It's great she felt able to open up to about her sexuality btw, shows she feels you will support her xx

TinselBee Tue 04-Dec-18 19:32:43

Good point made by empmalswa top

Oblomov18 Tue 04-Dec-18 19:33:12

Could be so many things:

Some people are definite. Some change and lean more to one than the other, in later life.
For others it's simply about the person, be that a male or female.
For others it really is a phase.
Or it really seriously could be the trend, that it's more cool to be anything but straight.

Does it really matter?
You don't know which of the above it is. Yet.

MamaDane Tue 04-Dec-18 19:37:23

Hello. It's nice that your daughter feels like she can trust you with something so personal.

I came out as bisexual when I was 16 and then as a lesbian a few years later. I had been attracted to girls for a long time but without actually realizing it.

I later realized why I was always staring at a certain girl in my class, why I always obsessed over female celebrities and never males, and why I never dreamt of getting married (as soon as I knew, I then dreamt of weddings and all that stuff) even though I always wanted to be a mum. Etc.

I was slow, so it took me a while to figure out who I was, but when I finally did at 16 within six months I had told my mum.

Now 10 years later, the best thing my mum ever did was to support me without any judgment.

15 isn't late or early in my opinion. She's going through puberty and realizing who she is attracted to.

dogsbodymum Tue 04-Dec-18 19:39:50

No it doesn't matter I just wanted to know what people think. She definitely just fancied boys at age 10,11,12,13 and 14 so it doesn't seem to always work like that! Of course I'm kind to her and supportive of her, why wouldn't I, nor do I care if she experiments just curious about the whole thing, I guess we will see!

eloliphant Tue 04-Dec-18 19:47:43

I knew from about 11 that I like girls too... 15 isn't too late and I don't really know why it's funny or why she's not bisexual because you " can't imagine her with a girl ".

bobstersmum Tue 04-Dec-18 19:53:32

My lovely step daughter told us a year ago when she was 12 almost 13 that she was bi. We just said we didn't care we loved her no matter what, and thanked her for being so honest. She is quite a closed book though really, she doesn't come and chat about people she fancies so it was a surprise that she told us. I however, wasn't surprised, I can't quite put my finger on it but I always had an idea (I've been her step mum since before she was 1)

dogsbodymum Tue 04-Dec-18 19:54:01

Ofgs elolipjant really!!!

dogsbodymum Tue 04-Dec-18 20:00:47

Aww bobstermum that's lovely, so glad she could come to you. See I think that's why it's shocked me a little, my dd was very much boys, boys boys and still is really. She does have a friend who is gay and she's very close to him, became involved in gay pride, got to know a lot of gay/bisexual individuals, so I'm wondering if that has influenced her or made her realise that was who she was. Like people say I don't suppose I will know for sure for a while yet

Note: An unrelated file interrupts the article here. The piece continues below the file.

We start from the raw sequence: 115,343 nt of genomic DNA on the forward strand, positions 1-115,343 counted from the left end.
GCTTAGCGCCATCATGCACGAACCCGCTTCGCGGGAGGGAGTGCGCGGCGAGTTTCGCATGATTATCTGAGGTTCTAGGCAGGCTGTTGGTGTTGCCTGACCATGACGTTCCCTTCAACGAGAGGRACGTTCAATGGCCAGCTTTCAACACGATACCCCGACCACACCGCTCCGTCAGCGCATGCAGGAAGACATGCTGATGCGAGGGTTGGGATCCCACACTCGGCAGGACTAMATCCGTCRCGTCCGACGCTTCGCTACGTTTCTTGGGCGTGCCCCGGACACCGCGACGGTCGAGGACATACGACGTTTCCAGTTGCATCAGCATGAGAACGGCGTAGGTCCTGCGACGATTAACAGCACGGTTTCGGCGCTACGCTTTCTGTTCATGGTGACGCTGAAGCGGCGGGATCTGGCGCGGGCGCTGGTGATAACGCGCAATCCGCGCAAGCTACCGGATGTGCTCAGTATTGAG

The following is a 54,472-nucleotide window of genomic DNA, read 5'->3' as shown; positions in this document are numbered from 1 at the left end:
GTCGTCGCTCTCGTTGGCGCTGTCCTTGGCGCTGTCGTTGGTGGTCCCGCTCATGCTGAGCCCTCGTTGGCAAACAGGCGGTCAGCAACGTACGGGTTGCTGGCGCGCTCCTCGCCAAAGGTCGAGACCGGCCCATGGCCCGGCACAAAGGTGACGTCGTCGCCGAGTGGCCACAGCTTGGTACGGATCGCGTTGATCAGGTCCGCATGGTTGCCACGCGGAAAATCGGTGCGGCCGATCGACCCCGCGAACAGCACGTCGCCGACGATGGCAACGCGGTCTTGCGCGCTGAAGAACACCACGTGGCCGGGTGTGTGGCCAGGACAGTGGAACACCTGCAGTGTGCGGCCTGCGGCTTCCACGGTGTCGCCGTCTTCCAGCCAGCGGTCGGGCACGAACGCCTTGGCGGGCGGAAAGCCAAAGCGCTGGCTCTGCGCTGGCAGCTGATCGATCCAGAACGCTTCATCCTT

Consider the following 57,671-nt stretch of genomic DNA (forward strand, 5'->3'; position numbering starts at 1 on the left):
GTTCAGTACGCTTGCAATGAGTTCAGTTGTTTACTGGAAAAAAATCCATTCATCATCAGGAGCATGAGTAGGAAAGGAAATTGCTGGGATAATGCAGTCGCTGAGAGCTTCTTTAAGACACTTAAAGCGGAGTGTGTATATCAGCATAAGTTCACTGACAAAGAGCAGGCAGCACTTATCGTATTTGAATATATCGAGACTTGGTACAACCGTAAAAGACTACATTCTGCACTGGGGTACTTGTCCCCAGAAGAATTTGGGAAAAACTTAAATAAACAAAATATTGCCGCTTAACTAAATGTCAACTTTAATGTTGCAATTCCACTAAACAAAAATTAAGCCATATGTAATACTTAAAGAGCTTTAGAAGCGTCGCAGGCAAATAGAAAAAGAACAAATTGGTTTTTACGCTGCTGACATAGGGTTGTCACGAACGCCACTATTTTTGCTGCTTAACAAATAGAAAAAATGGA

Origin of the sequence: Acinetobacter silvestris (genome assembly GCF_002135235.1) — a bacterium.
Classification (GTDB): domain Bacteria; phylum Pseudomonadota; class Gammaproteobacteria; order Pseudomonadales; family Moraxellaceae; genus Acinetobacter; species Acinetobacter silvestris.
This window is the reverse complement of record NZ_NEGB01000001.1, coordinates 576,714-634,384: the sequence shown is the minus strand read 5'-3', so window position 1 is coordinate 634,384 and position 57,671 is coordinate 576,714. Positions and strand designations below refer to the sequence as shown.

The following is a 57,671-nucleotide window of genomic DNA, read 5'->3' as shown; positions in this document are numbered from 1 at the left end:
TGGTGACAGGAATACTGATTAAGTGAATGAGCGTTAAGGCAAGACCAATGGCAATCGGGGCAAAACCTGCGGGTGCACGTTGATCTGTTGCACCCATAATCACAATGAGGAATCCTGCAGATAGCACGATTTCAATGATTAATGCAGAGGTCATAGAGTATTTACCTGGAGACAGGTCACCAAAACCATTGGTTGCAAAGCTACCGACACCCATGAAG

EvaHarknessRose Tue 04-Dec-18 20:00:51

I was kind of opposite to Mama, I had dated boys/men and then started to be obsessed by certain girls in my early twenties and came out as bi - but then I figured out that I more wanted to ‘BE them’ than date them, loved the female form but never felt that ‘in love’ feeling with girls and never pursued anything. Only clear to me that I was straight by my mid twenties though! I was also socialising with a group that revolved around a very charismatic woman who everyone within a 25 mile radius fell for (leaving everyone questioning their sexuality) so that might also have had an impact.

dogsbodymum Tue 04-Dec-18 20:01:46

Thanks for that Eva

Sunisshining5346 Tue 04-Dec-18 20:23:43

@dogsbodymum before this thread descends into chaos..

One thing is for sure, you obviously both have a very good relationship with each other, as she felt safe enough to come and tell you how she feels..a lot of teenagers wouldnt!

You have obviously done a fab job of raising your daughter ❤

Ozziewozzie Tue 04-Dec-18 20:29:20

To be fair, a few teens do ‘go through a phase’ of exploring. Many have different reasons, confusion, sense of belonging, acceptance, excitement or even rebellion in some cases.
What’s important is that your daughter feels comfortable with being who she is. The fact that you’re supportive is lovely, so the outcome is irrelevant. To your daughter it will feel real right now and that’s what matters to her, so working out if it’s permanent or a phase doesn’t really matter.

dogsbodymum Tue 04-Dec-18 21:02:15

Thank you sunisshining

Teladi Tue 04-Dec-18 21:07:43